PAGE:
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Refined Picture of Breast Cancer Clone Evolution Emerges from Phylogenetic Study

NEW YORK — Driver mutations that ultimately lead to breast cancer can appear long before the time of diagnosis, often in puberty or adolescence, but additional mutations that separate cancer from non-cancer clones often happen a decade or more after that, according to a new phylogenetic study by researchers in Japan.

In a new paper published in Nature on Wednesday, a team led by researchers at Kyoto University traced the evolution of a type of breast cancer harboring der(1;16), a chromosomal fusion that is a common driver alteration found in roughly 20 percent of breast cancers, including one-third of Luminal A and two-thirds of invasive lobular breast cancers. They also established the rate at which normal breast epithelial cells acquire mutations during a woman's lifetime.

"Our findings may contribute to the understanding of breast carcinogenesis and the development of new strategies for prediction, early diagnosis, and even prevention of breast cancer," corresponding author Seishi Ogawa, a professor of molecular oncology at Kyoto University, wrote along with his colleagues.

Many previous studies on cancer evolution had only looked at cancer tissues, which could not determine the early driver events, the authors noted. Neither did those studies map the time at which cancer clones emerged or track the fate of related non-cancer clones, they added.

For their study, they first sought to determine the rate of mutation accumulation in normal mammary epithelial cells during different times of a woman's life. For this, the researchers established 71 single-cell-derived organoids from normal mammary tissues from patients with breast cancer and from breast milk provided by healthy volunteers. In total, they sequenced and evaluated somatic mutations in 64 organoids from six pre- and nine postmenopausal patients with breast cancer and in 12 organoids from six healthy women.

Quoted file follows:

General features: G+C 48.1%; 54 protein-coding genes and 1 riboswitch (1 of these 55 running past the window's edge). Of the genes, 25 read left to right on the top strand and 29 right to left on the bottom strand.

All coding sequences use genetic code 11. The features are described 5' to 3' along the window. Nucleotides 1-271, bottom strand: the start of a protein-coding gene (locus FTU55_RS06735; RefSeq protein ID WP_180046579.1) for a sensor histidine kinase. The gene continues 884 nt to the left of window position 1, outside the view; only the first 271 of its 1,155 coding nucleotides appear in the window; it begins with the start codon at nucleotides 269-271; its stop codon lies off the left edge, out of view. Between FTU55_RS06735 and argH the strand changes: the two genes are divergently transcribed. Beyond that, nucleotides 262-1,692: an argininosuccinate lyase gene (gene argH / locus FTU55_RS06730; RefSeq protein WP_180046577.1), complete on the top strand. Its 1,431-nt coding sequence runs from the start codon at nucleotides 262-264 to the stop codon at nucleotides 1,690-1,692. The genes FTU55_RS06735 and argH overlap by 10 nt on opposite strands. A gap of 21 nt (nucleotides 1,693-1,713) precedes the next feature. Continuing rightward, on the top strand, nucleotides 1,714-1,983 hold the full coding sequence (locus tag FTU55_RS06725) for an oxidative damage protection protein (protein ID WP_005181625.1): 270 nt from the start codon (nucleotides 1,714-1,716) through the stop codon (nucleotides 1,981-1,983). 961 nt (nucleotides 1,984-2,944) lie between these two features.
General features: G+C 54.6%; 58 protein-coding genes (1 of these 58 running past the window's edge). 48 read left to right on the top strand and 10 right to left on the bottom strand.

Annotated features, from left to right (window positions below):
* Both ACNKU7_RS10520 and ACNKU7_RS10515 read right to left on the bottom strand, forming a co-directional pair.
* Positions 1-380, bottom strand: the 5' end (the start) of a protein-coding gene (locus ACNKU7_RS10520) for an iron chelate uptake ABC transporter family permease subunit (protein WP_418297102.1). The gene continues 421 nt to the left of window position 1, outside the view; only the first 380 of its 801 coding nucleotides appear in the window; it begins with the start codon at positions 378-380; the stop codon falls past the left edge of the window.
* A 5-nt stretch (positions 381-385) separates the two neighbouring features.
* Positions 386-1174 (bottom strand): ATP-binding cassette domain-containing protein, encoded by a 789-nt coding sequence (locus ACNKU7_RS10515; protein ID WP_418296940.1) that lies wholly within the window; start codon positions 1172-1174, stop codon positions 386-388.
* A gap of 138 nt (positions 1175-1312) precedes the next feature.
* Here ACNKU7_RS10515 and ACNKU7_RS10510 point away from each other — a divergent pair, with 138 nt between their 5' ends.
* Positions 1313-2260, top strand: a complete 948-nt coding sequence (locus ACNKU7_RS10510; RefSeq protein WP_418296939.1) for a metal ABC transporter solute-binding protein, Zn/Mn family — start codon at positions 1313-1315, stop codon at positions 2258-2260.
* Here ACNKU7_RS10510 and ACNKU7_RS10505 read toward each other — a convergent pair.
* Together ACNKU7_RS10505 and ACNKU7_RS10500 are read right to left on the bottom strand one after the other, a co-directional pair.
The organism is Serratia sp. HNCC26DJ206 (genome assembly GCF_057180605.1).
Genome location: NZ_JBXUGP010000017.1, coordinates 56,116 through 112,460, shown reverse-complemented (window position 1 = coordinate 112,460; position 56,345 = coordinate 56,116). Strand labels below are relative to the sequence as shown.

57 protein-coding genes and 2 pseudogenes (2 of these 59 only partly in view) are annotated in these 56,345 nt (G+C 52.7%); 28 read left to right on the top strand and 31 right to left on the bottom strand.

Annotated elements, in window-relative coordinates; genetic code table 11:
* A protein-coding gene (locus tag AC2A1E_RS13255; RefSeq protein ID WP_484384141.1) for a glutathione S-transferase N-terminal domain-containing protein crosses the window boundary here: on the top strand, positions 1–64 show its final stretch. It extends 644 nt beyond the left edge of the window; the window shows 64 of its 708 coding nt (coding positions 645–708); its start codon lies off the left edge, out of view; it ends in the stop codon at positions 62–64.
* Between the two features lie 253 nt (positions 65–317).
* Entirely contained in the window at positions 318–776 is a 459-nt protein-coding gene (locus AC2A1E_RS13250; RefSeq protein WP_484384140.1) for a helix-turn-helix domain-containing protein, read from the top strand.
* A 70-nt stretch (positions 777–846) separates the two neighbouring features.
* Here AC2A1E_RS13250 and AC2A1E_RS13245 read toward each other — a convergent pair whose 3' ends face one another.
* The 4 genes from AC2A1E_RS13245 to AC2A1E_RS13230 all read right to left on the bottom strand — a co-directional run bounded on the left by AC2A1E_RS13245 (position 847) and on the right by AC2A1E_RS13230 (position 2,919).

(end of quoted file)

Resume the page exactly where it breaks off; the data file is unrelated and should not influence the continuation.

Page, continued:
A central finding was a significantly reduced mutation rate after menopause, likely explained by the reduced cell turnover associated with the cessation of menstrual cycles and lower estrogen levels. Moreover, mutation rates agreed with the epidemiological finding that late menopause and low parity correlate with an elevated risk of breast cancer.

Next, the researchers analyzed the genomes of breast cancer samples and noncancerous benign breast lesions (BBLs), which are thought to have a common ancestor. For that, they selected five patients whose surgically removed samples contained cancer and three or more BBLs. Using whole-genome sequencing, they analyzed 69 laser-capture microdissected samples for somatic mutations and copy number alterations.

By combining the previously established mutation rates and the sequencing data from the cancer lesions, BBLs, and normal tissues, the researchers built a phylogenetic tree of the evolution of breast cancer. Their findings showed that cancer lesions and BBLs had a single ancestor in all five cases. The progenies from this common ancestor expanded over the years and occupied a large area in the affected breast by the time of cancer diagnosis.

The author noted that cancer clones often evolved from several clonally related non-cancer ancestors. "Being distinct from the classical linear model for the evolution of a single cancer founder, such a branching pattern of evolution of multiple cancer founders from within a non-cancer population might be more common than expected during cancer development," they wrote.

Compared to previous studies, their analysis also enabled them to determine the timing and order of early driver events more accurately. The first driver events occurred long before the cancer diagnosis, around puberty or late adolescence. However, the most recent common ancestors (MRCAs) of cancer and non-cancer clones appeared no earlier than the patient’s 20s to early 30s, suggesting that the MRCA mutations occurred over ten years after the initial driver alterations were acquired.

Whether or not this type of cancer evolution happens in other breast cancer subtypes is still open. The researchers noted similar patterns in cancers with AKT1 founder mutations but said that this needs to be confirmed by future studies.

According to Ogawa, these findings open the possibility of using cell-free DNA to understand a young individual's breast cell mutational profile, which could help in early diagnosis.